UBC Undergraduate Research

Cigarette disposal investigation and assessment Smith, Nathaniel; Lawson, Jack; Khangura, Aman; Johnson, Brandon 2015-04-09

Your browser doesn't seem to have a PDF viewer, please download the PDF to view this item.

Notice for Google Chrome users:
If you are having trouble viewing or searching the PDF with Google Chrome, please download it here instead.

Item Metadata

Download

Media
18861-Smith_N_et_al_SEEDS_2015.pdf [ 2.7MB ]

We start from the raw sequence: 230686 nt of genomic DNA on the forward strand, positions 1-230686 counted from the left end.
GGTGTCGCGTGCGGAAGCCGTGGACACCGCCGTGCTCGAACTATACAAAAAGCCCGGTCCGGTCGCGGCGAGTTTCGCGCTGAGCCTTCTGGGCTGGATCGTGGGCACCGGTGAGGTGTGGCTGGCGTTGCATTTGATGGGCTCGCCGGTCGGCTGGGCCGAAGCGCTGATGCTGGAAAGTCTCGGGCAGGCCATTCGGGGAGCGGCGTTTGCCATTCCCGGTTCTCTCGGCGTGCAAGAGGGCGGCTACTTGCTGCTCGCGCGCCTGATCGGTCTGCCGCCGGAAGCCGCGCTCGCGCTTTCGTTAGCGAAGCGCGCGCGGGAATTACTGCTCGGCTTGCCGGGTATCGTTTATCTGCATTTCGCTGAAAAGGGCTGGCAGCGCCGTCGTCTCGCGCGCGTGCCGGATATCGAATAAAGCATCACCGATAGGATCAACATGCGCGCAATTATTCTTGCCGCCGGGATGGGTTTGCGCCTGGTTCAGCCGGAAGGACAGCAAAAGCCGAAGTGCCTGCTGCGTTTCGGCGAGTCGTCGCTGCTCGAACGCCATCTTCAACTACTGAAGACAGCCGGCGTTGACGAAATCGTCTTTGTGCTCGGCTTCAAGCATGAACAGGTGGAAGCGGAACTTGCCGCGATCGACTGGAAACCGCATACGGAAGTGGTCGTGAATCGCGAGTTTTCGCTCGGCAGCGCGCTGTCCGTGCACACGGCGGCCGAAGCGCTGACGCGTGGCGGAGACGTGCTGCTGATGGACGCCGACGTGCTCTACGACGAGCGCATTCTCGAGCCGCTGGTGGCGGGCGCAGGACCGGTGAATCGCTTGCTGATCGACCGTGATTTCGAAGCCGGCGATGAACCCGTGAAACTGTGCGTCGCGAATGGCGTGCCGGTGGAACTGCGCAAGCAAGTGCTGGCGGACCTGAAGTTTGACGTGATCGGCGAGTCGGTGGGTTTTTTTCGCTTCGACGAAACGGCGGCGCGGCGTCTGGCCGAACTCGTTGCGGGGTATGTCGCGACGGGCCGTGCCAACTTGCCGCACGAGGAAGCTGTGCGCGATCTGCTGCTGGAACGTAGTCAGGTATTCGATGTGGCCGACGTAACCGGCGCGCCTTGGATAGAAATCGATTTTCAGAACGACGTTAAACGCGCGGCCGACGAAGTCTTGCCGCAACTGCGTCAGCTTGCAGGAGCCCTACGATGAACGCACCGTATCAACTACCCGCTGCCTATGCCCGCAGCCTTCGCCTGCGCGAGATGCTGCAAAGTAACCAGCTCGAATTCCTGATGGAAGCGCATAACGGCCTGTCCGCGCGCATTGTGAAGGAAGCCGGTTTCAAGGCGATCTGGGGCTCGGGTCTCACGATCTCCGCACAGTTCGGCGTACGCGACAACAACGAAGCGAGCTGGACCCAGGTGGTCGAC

Metadata
JSON: 18861-1.0108867.json
JSON-LD: 18861-1.0108867-ld.json
RDF/XML (Pretty): 18861-1.0108867-rdf.xml
RDF/JSON: 18861-1.0108867-rdf.json
Turtle: 18861-1.0108867-turtle.txt
N-Triples: 18861-1.0108867-rdf-ntriples.txt
Original Record: 18861-1.0108867-source.json
Full Text
18861-1.0108867-fulltext.txt
Citation
18861-1.0108867.ris

Full Text